The 3 Best Pedal Kayaks

If you enjoy kayaking but feel like your arms could do with a break, maybe it’s time to think about a pedal kayak. Because your legs are much bigger and stronger than your arms, you can go further and faster in a pedal kayak.

A Kayak Tour Guide Recommends The Best Pedal Kayak For Fishing

We asked Robert from PDKFC – Pedal Driven Tours in Florida what’s the best pedal kayak, he says…

I use only Hobie kayaks for my guided fishing charters.

My personal guide boat is the Pro Angler 12. It allows me to store lots of gear for the trips, including up to 12 setups, fish bag, lunch and drinks for the clients.

My clients get the option of a Hobie Compass or a Hobie Outback.

Hobie Outback

kayak hobie outback
Price

$$

  • 103 lb
  • Great for beginner and intermediate
  • Features comfortable & multi-adjustable Vantage CTW chair

Hobie Pro Angler

pro 12 hobie
Price:

$$$

  • 128.5 lb
  • The best pedal driven kayak money can get!
  • Features Hobie Mirage Drive 180 + Turbo Kick Up Fins

Hobie Compass

kayak hobie compass
Price:

$

  • 87 lb
  • Ideal for beginners
  • Features Mirage Drive GT & retractable rudder system

I love both of these kayaks for clients because they give the client the comfort and stability of a Hobie without the bulk on the Pro Angler.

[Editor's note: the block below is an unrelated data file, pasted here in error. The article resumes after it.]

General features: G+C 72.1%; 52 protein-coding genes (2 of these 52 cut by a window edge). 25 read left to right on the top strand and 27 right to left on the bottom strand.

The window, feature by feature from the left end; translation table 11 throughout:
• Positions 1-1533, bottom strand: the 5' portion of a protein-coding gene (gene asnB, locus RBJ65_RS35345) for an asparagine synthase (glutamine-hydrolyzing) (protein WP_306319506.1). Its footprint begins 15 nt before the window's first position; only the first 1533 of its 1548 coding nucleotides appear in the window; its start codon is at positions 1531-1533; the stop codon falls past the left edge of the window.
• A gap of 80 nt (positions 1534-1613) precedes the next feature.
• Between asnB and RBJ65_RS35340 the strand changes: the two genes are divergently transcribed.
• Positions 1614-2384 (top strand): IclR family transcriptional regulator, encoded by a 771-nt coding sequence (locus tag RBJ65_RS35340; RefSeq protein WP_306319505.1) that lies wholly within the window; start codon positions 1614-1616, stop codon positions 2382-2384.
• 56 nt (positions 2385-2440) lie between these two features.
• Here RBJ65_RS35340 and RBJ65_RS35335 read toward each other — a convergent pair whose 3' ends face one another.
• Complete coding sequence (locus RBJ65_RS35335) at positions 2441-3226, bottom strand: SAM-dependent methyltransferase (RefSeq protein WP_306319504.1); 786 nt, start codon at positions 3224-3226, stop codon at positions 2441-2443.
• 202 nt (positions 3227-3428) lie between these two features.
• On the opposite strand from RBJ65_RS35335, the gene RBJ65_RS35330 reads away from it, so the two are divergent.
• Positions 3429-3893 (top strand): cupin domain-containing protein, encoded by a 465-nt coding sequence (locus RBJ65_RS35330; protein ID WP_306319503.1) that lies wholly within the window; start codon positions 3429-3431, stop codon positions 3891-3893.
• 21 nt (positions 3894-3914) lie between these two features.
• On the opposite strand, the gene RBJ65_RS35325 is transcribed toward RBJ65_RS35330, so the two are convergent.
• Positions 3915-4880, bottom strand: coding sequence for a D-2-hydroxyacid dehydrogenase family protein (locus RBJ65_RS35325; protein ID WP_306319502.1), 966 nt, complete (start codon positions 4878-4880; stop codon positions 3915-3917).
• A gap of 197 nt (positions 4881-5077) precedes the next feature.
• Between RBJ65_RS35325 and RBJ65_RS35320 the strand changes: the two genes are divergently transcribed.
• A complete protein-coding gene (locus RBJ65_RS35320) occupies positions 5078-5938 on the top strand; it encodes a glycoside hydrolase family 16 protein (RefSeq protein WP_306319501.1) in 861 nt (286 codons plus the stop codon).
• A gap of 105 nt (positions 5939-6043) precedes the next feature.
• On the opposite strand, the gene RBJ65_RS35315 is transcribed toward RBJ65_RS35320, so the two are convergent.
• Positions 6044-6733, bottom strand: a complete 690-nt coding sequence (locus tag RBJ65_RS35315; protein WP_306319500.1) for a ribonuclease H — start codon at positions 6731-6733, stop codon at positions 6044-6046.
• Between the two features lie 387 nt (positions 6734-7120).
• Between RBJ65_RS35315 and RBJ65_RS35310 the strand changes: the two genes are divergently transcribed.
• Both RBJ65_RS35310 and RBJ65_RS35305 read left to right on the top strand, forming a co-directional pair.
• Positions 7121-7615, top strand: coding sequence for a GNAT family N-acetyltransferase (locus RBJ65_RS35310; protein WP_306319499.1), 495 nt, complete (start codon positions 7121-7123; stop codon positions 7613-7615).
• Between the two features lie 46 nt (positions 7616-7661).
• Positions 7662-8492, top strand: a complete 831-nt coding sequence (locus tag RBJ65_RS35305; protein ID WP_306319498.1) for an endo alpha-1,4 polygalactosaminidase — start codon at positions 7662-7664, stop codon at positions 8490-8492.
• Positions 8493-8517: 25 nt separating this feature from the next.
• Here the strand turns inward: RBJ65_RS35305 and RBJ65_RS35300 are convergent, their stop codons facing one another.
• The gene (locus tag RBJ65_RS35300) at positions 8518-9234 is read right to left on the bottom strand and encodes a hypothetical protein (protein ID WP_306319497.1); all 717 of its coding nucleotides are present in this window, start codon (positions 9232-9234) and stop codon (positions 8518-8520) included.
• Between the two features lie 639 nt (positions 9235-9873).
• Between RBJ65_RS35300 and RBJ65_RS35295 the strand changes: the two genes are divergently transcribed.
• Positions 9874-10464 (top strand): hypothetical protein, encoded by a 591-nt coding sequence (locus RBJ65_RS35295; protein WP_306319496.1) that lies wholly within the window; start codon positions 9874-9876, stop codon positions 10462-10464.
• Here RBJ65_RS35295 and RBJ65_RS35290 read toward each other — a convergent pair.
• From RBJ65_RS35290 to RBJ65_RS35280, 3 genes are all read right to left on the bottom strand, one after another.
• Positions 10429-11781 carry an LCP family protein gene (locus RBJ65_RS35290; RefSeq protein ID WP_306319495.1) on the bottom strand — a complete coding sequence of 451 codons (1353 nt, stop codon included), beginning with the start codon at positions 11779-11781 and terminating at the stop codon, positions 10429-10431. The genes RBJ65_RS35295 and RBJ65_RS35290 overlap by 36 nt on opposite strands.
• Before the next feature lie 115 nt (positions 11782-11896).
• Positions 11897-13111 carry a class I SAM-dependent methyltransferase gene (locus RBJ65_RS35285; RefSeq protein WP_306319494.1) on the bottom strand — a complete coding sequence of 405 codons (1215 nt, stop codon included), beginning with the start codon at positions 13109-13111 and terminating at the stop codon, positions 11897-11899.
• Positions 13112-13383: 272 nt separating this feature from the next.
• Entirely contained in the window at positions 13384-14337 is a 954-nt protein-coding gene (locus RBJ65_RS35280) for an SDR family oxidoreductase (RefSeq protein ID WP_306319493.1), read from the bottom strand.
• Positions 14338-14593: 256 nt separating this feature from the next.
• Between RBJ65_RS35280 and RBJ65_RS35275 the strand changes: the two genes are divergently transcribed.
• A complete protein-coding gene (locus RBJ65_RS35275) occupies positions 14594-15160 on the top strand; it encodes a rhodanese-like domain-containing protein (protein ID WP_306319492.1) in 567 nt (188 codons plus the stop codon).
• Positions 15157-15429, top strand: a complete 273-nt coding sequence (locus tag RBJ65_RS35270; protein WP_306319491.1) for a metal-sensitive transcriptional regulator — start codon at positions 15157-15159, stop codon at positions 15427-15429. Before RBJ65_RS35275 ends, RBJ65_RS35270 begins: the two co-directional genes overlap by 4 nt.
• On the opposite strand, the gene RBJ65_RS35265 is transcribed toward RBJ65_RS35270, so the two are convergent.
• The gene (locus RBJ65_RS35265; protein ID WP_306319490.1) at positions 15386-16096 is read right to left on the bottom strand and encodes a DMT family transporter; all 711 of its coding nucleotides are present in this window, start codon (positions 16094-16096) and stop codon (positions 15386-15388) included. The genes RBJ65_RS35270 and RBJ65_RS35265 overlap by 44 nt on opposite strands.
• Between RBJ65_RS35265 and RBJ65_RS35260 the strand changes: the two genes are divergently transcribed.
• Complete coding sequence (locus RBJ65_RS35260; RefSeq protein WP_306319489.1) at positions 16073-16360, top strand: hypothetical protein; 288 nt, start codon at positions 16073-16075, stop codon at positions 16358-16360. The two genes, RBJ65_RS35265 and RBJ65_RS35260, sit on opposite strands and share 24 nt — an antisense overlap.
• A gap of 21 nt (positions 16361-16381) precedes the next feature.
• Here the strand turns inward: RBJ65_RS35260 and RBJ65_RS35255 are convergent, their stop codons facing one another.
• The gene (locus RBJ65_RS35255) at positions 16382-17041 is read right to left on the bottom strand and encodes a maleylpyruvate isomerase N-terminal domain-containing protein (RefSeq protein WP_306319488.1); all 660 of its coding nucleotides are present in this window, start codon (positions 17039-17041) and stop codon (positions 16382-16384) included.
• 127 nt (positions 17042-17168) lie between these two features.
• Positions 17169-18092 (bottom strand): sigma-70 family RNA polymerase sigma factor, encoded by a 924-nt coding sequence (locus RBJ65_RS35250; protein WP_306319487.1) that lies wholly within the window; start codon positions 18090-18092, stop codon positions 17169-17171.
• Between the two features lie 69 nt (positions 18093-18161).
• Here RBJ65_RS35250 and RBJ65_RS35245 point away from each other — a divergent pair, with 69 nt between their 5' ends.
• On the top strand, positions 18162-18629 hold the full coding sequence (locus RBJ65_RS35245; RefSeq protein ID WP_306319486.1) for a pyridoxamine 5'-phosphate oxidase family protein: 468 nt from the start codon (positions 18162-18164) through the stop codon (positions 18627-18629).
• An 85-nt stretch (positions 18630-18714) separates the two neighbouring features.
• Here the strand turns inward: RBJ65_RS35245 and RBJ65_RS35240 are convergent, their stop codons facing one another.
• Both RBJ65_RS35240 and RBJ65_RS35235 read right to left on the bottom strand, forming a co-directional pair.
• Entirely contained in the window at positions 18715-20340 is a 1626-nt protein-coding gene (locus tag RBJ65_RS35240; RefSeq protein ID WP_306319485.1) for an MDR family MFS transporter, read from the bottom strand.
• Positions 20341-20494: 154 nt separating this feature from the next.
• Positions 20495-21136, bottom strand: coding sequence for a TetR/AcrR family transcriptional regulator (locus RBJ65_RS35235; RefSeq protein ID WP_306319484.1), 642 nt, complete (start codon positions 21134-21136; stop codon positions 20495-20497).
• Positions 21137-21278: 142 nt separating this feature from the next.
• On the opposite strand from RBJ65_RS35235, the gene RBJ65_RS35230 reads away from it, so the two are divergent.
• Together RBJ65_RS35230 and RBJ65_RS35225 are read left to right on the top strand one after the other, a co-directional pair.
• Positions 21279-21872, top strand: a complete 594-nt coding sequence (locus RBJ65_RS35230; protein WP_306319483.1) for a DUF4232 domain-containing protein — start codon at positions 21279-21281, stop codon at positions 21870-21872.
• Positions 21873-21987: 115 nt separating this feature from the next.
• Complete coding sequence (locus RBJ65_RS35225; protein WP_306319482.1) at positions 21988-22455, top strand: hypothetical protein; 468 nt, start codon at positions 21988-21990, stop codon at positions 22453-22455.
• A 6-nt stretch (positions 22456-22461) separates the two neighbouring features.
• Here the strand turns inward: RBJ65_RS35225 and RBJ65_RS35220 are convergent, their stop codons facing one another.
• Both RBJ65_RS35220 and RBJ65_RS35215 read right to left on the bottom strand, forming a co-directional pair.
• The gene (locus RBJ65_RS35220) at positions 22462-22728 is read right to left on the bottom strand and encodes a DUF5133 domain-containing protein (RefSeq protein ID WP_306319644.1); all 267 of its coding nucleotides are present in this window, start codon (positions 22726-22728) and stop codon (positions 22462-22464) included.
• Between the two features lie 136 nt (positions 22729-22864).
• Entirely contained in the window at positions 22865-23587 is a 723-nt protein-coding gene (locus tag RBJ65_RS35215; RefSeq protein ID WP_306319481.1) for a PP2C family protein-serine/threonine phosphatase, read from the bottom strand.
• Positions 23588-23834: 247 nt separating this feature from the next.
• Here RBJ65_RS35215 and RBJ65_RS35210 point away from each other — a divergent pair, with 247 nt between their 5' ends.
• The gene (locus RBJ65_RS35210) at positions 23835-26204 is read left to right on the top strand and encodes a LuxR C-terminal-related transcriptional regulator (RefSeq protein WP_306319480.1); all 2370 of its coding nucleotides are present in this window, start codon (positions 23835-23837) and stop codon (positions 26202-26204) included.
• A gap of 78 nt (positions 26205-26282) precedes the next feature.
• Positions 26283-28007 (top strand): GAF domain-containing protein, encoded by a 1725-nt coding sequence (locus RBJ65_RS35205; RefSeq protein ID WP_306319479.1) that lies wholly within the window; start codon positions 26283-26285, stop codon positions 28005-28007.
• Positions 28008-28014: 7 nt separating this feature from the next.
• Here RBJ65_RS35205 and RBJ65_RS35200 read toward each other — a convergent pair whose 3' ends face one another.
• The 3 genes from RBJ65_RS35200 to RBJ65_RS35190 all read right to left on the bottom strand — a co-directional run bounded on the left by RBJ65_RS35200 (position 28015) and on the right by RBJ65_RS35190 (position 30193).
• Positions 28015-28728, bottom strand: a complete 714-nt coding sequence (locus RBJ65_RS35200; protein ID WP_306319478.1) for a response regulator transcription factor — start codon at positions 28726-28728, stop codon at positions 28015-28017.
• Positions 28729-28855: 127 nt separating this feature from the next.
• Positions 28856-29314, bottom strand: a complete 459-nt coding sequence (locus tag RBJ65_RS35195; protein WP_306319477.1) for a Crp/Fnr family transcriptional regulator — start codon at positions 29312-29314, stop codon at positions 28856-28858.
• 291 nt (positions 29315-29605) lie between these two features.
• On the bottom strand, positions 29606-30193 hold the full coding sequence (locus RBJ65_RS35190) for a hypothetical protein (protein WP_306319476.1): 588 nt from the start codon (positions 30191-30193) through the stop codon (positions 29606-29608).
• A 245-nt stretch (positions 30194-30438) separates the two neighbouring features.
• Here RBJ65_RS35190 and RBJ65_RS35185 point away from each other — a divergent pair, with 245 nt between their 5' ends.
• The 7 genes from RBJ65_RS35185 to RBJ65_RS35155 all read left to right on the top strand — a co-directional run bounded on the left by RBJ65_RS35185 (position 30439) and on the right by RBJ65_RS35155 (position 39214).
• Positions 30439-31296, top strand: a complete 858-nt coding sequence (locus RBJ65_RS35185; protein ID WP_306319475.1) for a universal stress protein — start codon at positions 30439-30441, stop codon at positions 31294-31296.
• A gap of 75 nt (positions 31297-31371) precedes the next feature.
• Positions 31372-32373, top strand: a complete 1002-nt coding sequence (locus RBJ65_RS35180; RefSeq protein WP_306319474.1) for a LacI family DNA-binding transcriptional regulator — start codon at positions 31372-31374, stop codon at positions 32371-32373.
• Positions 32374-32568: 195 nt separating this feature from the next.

Bigger kayaks, like the Pro Angler can be intimidating for someone who has never kayak fished. The Compass and the Outback are easy to pedal and paddle, making it an even better all around experience for the customer.

1. Hobie Mirage Pro Angler 12

Check Price of the Mirage Pro 12

Most kayaks offer very little in the way of comfortable seating. Most have nothing more than molded seats covered with foam, with very few adjustments available. This paddle kayak from Hobie takes your comfort seriously and has one of the most adjustable kayak seats around. It’s made to make kayak fishing as enjoyable and pain-free as possible.

Key features:

• Kick-up fins that won’t break if you hit a rock or log
• Three watertight storage hatches
• Six built-in rod holders
• One watertight hatch
• Retractable skeg for straighter tracking
• Four-way adjustable high vantage seat